According to the Paris Court of First Instance, it cannot be supported that the combination of the three active ingredients is covered by those claims:

  • Neither Tenofovir nor Emtricitabine were identified in the basic patent, whether individually or collectively in a composition;
  • No indication makes it possible for the skilled person to select Emtricitabine and Tenofovir as nucleoside analogs; and
  • No combination with Emtricitabine and Tenofovir could be evaluated since those two active ingredients were not even known as anti-HIV drugs at the priority date of the basic patent.

In both cases reviewed, it has been found that the SPCs did not cover a combination protected by the basic patent.

As a second step, although the claims at stake of the basic patents were not considered as functional, the judge applied the principles laid down in the Eli Lilly case for the purpose of assessing the validity of the challenged SPCs, in both cases.

In the decisions reviewed, the judge relied upon the test performed by the Dutch patent office leading to the rejection of the SPC application on the combination of Emtricitabine with Tenofovir in order to assess whether:

  • Emtricitabine is sufficiently taught by the basic patent as being the necessary therapeutic ingredient referred to in the claim at stake (first case); and
  • Emtricitabine and Tenofovir are sufficiently taught by the basic patent as being the necessary therapeutic ingredients referred to in the claims at stake (second case).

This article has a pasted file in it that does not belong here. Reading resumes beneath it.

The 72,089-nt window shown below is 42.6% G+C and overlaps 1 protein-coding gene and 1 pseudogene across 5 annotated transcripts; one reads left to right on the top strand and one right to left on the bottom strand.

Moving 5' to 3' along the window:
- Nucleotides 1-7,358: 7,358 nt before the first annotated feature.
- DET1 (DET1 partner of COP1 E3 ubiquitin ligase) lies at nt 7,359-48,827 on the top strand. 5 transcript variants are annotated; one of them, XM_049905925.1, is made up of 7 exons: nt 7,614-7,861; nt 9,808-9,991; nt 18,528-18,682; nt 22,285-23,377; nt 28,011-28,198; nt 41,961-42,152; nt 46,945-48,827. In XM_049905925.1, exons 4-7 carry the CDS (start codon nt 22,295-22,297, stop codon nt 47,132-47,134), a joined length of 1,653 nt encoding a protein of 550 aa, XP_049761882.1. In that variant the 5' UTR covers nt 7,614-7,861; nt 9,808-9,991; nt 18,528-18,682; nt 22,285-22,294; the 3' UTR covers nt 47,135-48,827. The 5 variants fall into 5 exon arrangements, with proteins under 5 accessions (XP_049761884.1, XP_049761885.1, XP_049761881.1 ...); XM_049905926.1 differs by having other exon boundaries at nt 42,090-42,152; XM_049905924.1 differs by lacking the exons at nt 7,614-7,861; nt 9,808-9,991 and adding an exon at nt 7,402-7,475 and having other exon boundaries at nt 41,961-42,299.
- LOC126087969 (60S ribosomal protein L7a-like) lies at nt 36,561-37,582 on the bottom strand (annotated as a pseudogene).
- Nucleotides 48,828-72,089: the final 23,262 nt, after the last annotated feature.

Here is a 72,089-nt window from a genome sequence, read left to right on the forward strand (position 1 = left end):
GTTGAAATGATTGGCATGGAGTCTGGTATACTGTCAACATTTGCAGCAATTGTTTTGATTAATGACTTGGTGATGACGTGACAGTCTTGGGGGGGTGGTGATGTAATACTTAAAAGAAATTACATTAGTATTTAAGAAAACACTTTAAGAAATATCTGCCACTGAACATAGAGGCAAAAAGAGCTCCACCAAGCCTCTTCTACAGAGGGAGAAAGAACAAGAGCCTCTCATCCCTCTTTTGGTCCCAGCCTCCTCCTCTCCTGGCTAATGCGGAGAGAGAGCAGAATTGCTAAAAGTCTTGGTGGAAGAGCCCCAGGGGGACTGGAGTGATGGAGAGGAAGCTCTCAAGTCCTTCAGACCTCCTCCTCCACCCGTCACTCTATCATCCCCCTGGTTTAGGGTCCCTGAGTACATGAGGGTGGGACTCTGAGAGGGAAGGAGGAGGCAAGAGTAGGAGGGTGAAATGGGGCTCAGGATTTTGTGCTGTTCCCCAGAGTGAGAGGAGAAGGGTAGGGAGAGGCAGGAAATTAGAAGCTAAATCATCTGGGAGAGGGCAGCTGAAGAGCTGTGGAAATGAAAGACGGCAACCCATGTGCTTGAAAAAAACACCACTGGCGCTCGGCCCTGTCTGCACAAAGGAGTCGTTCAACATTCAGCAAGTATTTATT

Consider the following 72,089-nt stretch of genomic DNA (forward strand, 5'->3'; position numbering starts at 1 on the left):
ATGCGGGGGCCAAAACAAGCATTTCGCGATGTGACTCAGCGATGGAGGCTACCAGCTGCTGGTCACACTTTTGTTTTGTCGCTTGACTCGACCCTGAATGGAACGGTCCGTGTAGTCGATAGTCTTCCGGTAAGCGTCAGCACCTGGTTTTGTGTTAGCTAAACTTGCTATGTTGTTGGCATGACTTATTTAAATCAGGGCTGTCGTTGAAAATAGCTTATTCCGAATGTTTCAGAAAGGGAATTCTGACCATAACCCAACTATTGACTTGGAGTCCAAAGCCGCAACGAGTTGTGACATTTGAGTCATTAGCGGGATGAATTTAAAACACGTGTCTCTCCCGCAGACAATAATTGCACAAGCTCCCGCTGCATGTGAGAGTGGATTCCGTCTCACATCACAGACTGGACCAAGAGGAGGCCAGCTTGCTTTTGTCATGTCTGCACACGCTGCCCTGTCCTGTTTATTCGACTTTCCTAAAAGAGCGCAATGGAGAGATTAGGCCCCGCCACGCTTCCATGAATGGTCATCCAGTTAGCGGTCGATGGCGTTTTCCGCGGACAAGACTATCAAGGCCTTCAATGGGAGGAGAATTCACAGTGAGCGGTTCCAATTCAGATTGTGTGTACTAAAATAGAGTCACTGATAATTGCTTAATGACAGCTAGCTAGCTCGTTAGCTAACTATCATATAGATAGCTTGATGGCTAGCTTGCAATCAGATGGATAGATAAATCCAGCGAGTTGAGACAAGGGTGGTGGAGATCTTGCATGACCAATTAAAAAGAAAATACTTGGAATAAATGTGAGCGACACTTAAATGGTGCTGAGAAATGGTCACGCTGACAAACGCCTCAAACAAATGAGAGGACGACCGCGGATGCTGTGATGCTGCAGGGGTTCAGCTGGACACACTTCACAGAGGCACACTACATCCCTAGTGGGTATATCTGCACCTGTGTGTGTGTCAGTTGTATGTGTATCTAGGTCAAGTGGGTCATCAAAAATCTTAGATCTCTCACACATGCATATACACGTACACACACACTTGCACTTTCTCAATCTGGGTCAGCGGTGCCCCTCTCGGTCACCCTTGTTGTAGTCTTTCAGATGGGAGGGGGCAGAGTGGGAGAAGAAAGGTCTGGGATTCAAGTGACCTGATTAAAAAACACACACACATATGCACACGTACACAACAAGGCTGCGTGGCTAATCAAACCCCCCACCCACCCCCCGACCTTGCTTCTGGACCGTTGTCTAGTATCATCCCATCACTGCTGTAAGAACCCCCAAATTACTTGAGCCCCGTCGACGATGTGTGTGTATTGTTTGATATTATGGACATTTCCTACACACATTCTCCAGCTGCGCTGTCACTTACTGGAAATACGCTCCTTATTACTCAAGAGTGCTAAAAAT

A four-step test was described in the Dutch decision:

  • Would the skilled person have thought that the therapeutic ingredient identified in the claim at stake is an active therapeutic ingredient?
  • Would the skilled person have immediately thought of antiviral agents?
  • Would the skilled person have immediately thought of anti-HIV agents?
  • Would the skilled person have immediately thought of Emtricitabine as anti-HIV agent?

In the two cases, the French judge pointed out that no relevant element had been reported in the patent description to suggest that the skilled person would have chosen the active ingredient(s) as therapeutic ingredient(s).

Thus, notwithstanding the appropriate qualification of the claims in the basic patent, in both cases, the French judge concluded that Article 3(a) of the Regulation no. 469/2009 has been breached.

The discussed decisions evidence that it seems that there is convergence of views between the national courts and offices as regards the criteria for determining whether a product covered by a SPC is protected by the basic patent, in accordance with Article 3(a) of the Regulation no.469/2009.

Nevertheless, the standardization is not perfect, as highlighted by the referral question submitted by the British judge on this occasion.

Indeed, according to Mr Justice Arnold, the implementation of the requirements set by the CJEU in the context of the Eli Lilly case is necessary but insufficient: in addition, the combination of active ingredients, as such, shall constitute the technical contribution of the basic patent, whether the claim is structural of functional.

One notes that the French judge seems, on the contrary, to consider that this requirement should only apply in cases where the claim is structural.

At the end of the day, the CJEU interventions on the construction of Article 3(a) of Regulation No. 469/2009 do not provide the appropriate clarifications that we could expect on this sensitive issue.